Experimentation for the sake of sustainability makes Lost Whale (2151 S. Kinnickinnic Ave.) one of the most innovative and environmentally progressive craft cocktail bars in the city.
On opening night in July, owners Tripper Duval and Daniel Beres used the normally discarded hulls and “goop” (left from juicing strawberries for soda) to enhance a simple syrup for a kegged batch of Tom Collins.
If you want to see their brains working, give them something that normally gets tossed away, like croissants from a local coffee shop that gave them the idea to craft an unusual liqueur made of pastry-steeped (and strained) orange curaçao. These salvaged creations find their way onto a special chalkboard, which could feature three limited-release cocktails or none, the owners say, depending on the bar’s waste and customer demand. And the cocktail shown above, Oops Not Berry’s (bourbon and rye whiskey, with Crunch Berries cereal-infused coconut milk, Jolly Good fruit punch, amaretto and a blue whale gummy), is an apt manifestation of the Whale’s eco-conscious mindset.
4 Ways Lost Whale Goes Green
Not every drink demands a straw, Beres says, but when essential, the bar uses paper (as seen here) or compostable plastic straws that are made from corn and break down in 100 days.
Jolly good can
Since the soda from vintage Sheboygan pop purveyor is mixed with this cocktail, why not simply use the can to serve the drink? It provides a bold visual statement, and the can is recycled.
Along with trash and recycling bins behind the bar, a third receptacle is for compostable ingredients, including garnishes such as fresh mint. There’s even a local farmer who comes by every week to pick up the organic remains
Naturally, much of the chic mid-century modern furniture comes secondhand from Habitat for Humanity ReStores throughout the state.
Q&A with Lost Whale Owners
Lost Whale owners Tripper Duval and Daniel Beres chat about the bar’s eco-friendly business practices, moving into the old Boone & Crocket space and how their different personalities make for a well-run establishment.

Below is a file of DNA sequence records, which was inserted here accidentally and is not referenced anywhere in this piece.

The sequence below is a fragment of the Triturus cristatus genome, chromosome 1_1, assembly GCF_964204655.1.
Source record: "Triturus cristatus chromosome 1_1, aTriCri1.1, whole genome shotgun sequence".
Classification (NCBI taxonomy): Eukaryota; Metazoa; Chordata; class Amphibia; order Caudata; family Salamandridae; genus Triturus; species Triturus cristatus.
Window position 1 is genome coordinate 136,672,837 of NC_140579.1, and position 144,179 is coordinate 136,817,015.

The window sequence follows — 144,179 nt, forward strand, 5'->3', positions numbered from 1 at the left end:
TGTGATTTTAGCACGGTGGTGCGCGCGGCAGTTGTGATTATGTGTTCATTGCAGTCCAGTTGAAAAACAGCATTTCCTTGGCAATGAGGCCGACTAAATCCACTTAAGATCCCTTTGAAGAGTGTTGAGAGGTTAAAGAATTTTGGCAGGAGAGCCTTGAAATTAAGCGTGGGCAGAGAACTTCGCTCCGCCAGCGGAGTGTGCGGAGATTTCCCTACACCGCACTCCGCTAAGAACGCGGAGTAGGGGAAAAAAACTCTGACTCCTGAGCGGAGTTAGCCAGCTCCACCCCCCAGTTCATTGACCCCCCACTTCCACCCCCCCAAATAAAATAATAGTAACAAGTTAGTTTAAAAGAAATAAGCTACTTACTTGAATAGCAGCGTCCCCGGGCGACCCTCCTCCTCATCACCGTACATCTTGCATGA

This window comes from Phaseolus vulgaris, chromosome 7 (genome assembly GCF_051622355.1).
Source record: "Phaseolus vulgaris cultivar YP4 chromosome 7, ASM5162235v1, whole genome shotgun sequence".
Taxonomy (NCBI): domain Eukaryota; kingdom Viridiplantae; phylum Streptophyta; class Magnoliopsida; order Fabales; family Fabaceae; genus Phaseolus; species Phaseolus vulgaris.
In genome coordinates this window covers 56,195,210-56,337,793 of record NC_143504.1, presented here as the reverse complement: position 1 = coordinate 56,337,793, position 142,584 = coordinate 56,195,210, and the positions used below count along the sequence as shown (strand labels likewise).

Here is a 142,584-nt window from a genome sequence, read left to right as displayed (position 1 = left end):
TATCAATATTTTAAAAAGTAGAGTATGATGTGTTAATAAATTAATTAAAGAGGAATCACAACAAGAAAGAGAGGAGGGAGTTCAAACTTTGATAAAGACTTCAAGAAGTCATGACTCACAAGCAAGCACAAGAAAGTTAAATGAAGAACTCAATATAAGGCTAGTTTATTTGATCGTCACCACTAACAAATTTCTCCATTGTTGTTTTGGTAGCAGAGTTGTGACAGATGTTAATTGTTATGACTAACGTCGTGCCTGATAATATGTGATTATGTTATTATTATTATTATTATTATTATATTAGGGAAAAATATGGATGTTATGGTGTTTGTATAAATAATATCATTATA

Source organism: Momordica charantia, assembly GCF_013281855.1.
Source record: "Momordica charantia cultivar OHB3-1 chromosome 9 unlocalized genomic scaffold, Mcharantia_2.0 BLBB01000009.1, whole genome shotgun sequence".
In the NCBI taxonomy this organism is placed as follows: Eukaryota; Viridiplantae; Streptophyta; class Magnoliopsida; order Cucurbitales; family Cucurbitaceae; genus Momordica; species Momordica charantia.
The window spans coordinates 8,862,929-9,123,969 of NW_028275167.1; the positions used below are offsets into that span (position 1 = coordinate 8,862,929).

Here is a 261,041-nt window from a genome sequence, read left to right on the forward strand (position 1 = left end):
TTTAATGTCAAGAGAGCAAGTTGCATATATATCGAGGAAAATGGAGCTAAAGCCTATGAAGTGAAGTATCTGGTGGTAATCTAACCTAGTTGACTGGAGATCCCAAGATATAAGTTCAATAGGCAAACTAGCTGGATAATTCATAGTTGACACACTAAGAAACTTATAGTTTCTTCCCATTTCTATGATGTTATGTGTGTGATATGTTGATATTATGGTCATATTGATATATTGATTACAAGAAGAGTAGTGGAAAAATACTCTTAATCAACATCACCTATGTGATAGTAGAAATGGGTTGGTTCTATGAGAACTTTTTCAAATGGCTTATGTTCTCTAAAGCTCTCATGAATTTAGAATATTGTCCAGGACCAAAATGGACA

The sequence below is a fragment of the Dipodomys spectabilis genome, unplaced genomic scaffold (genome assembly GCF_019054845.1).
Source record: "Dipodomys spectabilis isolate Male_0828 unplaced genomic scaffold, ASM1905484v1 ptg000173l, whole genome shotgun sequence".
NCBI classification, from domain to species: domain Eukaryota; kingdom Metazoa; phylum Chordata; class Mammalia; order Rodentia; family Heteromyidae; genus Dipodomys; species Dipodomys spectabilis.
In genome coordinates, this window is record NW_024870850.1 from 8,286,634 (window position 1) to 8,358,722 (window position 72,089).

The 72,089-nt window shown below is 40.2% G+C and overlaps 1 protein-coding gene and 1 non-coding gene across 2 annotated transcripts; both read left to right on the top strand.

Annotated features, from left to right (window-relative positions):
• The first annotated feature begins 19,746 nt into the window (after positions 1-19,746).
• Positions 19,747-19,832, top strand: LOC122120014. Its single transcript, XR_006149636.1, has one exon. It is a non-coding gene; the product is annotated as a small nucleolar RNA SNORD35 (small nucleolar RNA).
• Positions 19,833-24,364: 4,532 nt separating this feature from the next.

What were your aspirations for the bar?
Beres: We are environmentally conscious people. We wanted to implement that into the business. Do we need a straw for every drink? We give people the option. We find ways to lower our footprint by using compostable trash bags, making sure all our paper products come from recycled fiber and then recycling them again.
How have you been using salvaged ingredients?
Beres: We’re using those for events and we have a chalkboard that will have special, rotating cocktails and once they’re gone, they’re gone. Some days you might come in and there might not be anything on the board because we’ve used up everything. Some weeks you might see one cocktail, others you might see two or three. It all depends on what people are ordering and what our waste is.
What was something you wanted to keep from Boone & Crockett?
Duval: I used to call [Boone & Crockett] ‘The Cheers of Milwaukee’ because every time I came here there were six people I already knew. I just felt at home here. That atmosphere is what I wanted to keep.
How are you different?
Beres: We knew we were going to get compared to Boone & Crockett. We wanted people to go, ‘This is the complete opposite of what Boone & Crockett was.’ Boone & Crockett felt like an 1880s lodge. We joke that we literally just fast-forwarded 80 years. Now we’re 1960 mid-century modern.
What strength does each of you bring to the bar?
Beres: [Duval] is always cool as a cucumber, keeps his wits about him and can diffuse any situation. That side makes people want to come here. He keeps everything sane and together. I’m a calculated and planned-out person and when things don’t go according to plan, I’m that guy that needs to go downstairs and take five. I have him as my rock to lean on for that.
Duval: We are both similar in a lot of ways, as far as cocktail creativity, hospitality, attention to detail. The differences that we have are the perfect blend. For example, if I call Spectrum because our Internet’s down, I’m the guy that’s too nice, and then he’ll call and be like, “If this is not fixed right now period, there’s going to be hell to pay.”
Beres: Good cop, bad cop, I guess you could say.